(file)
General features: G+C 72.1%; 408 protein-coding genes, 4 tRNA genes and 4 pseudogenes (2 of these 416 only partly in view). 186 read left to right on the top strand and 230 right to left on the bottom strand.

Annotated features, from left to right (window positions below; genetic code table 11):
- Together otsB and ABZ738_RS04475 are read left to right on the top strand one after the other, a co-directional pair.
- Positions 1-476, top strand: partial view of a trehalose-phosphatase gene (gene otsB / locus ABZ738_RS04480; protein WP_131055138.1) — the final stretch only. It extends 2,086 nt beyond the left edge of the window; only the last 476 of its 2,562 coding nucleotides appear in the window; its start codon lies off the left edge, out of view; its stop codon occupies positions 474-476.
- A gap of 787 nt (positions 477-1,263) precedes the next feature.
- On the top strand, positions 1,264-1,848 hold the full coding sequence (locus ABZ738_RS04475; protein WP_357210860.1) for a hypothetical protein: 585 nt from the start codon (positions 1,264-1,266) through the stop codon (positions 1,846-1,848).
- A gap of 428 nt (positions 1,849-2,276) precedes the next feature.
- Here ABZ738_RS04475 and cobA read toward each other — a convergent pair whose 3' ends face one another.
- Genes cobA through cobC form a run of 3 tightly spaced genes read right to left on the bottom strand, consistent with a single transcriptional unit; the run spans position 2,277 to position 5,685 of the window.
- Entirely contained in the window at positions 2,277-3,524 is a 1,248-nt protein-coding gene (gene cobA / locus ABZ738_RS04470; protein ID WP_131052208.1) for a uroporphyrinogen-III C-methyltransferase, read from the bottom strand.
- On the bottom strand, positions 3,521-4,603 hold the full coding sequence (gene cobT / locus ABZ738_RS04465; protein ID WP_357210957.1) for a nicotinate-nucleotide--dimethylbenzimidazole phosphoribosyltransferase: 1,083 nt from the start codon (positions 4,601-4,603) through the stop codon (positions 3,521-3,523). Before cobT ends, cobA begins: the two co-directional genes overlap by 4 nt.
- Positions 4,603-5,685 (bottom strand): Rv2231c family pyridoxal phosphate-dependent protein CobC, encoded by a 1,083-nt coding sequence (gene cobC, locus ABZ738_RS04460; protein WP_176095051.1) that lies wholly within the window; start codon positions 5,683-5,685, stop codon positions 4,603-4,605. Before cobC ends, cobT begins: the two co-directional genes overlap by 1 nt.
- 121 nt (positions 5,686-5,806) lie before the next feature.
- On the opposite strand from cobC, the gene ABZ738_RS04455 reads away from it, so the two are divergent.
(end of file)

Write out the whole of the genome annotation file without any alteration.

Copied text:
General features: G+C 72.1%; 408 protein-coding genes, 4 tRNA genes and 4 pseudogenes (2 of these 416 only partly in view). 186 read left to right on the top strand and 230 right to left on the bottom strand.

Annotated features, from left to right (window positions below; genetic code table 11):
- Together otsB and ABZ738_RS04475 are read left to right on the top strand one after the other, a co-directional pair.
- Positions 1-476, top strand: partial view of a trehalose-phosphatase gene (gene otsB / locus ABZ738_RS04480; protein WP_131055138.1) — the final stretch only. It extends 2,086 nt beyond the left edge of the window; only the last 476 of its 2,562 coding nucleotides appear in the window; its start codon lies off the left edge, out of view; its stop codon occupies positions 474-476.
- A gap of 787 nt (positions 477-1,263) precedes the next feature.
- On the top strand, positions 1,264-1,848 hold the full coding sequence (locus ABZ738_RS04475; protein WP_357210860.1) for a hypothetical protein: 585 nt from the start codon (positions 1,264-1,266) through the stop codon (positions 1,846-1,848).
- A gap of 428 nt (positions 1,849-2,276) precedes the next feature.
- Here ABZ738_RS04475 and cobA read toward each other — a convergent pair whose 3' ends face one another.
- Genes cobA through cobC form a run of 3 tightly spaced genes read right to left on the bottom strand, consistent with a single transcriptional unit; the run spans position 2,277 to position 5,685 of the window.
- Entirely contained in the window at positions 2,277-3,524 is a 1,248-nt protein-coding gene (gene cobA / locus ABZ738_RS04470; protein ID WP_131052208.1) for a uroporphyrinogen-III C-methyltransferase, read from the bottom strand.
- On the bottom strand, positions 3,521-4,603 hold the full coding sequence (gene cobT / locus ABZ738_RS04465; protein ID WP_357210957.1) for a nicotinate-nucleotide--dimethylbenzimidazole phosphoribosyltransferase: 1,083 nt from the start codon (positions 4,601-4,603) through the stop codon (positions 3,521-3,523). Before cobT ends, cobA begins: the two co-directional genes overlap by 4 nt.
- Positions 4,603-5,685 (bottom strand): Rv2231c family pyridoxal phosphate-dependent protein CobC, encoded by a 1,083-nt coding sequence (gene cobC, locus ABZ738_RS04460; protein WP_176095051.1) that lies wholly within the window; start codon positions 5,683-5,685, stop codon positions 4,603-4,605. Before cobC ends, cobT begins: the two co-directional genes overlap by 1 nt.
- 121 nt (positions 5,686-5,806) lie before the next feature.
- On the opposite strand from cobC, the gene ABZ738_RS04455 reads away from it, so the two are divergent.